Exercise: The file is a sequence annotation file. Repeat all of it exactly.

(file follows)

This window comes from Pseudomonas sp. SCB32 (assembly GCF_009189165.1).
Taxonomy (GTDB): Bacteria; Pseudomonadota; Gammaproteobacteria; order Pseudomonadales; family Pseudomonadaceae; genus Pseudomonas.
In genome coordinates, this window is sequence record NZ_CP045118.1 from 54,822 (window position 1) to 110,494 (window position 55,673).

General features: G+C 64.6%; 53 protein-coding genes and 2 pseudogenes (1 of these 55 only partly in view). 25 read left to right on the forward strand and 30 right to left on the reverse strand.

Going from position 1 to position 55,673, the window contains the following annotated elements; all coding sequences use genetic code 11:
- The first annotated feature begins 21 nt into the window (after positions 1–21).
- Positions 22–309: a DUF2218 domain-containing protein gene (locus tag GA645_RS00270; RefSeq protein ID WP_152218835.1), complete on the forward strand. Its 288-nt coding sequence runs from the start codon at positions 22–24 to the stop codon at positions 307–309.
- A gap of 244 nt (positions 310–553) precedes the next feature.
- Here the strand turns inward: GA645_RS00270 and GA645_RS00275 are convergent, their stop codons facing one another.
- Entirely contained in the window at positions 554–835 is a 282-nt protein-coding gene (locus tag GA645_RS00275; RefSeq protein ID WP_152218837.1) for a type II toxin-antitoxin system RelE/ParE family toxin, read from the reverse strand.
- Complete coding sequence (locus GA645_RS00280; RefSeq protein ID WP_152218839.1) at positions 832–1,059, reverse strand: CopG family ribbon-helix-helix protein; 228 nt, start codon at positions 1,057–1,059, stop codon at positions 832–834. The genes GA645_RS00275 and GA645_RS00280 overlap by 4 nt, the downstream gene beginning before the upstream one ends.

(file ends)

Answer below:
This window comes from Pseudomonas sp. SCB32 (assembly GCF_009189165.1).
Taxonomy (GTDB): Bacteria; Pseudomonadota; Gammaproteobacteria; order Pseudomonadales; family Pseudomonadaceae; genus Pseudomonas.
In genome coordinates, this window is sequence record NZ_CP045118.1 from 54,822 (window position 1) to 110,494 (window position 55,673).

General features: G+C 64.6%; 53 protein-coding genes and 2 pseudogenes (1 of these 55 only partly in view). 25 read left to right on the forward strand and 30 right to left on the reverse strand.

Going from position 1 to position 55,673, the window contains the following annotated elements; all coding sequences use genetic code 11:
- The first annotated feature begins 21 nt into the window (after positions 1–21).
- Positions 22–309: a DUF2218 domain-containing protein gene (locus tag GA645_RS00270; RefSeq protein ID WP_152218835.1), complete on the forward strand. Its 288-nt coding sequence runs from the start codon at positions 22–24 to the stop codon at positions 307–309.
- A gap of 244 nt (positions 310–553) precedes the next feature.
- Here the strand turns inward: GA645_RS00270 and GA645_RS00275 are convergent, their stop codons facing one another.
- Entirely contained in the window at positions 554–835 is a 282-nt protein-coding gene (locus tag GA645_RS00275; RefSeq protein ID WP_152218837.1) for a type II toxin-antitoxin system RelE/ParE family toxin, read from the reverse strand.
- Complete coding sequence (locus GA645_RS00280; RefSeq protein ID WP_152218839.1) at positions 832–1,059, reverse strand: CopG family ribbon-helix-helix protein; 228 nt, start codon at positions 1,057–1,059, stop codon at positions 832–834. The genes GA645_RS00275 and GA645_RS00280 overlap by 4 nt, the downstream gene beginning before the upstream one ends.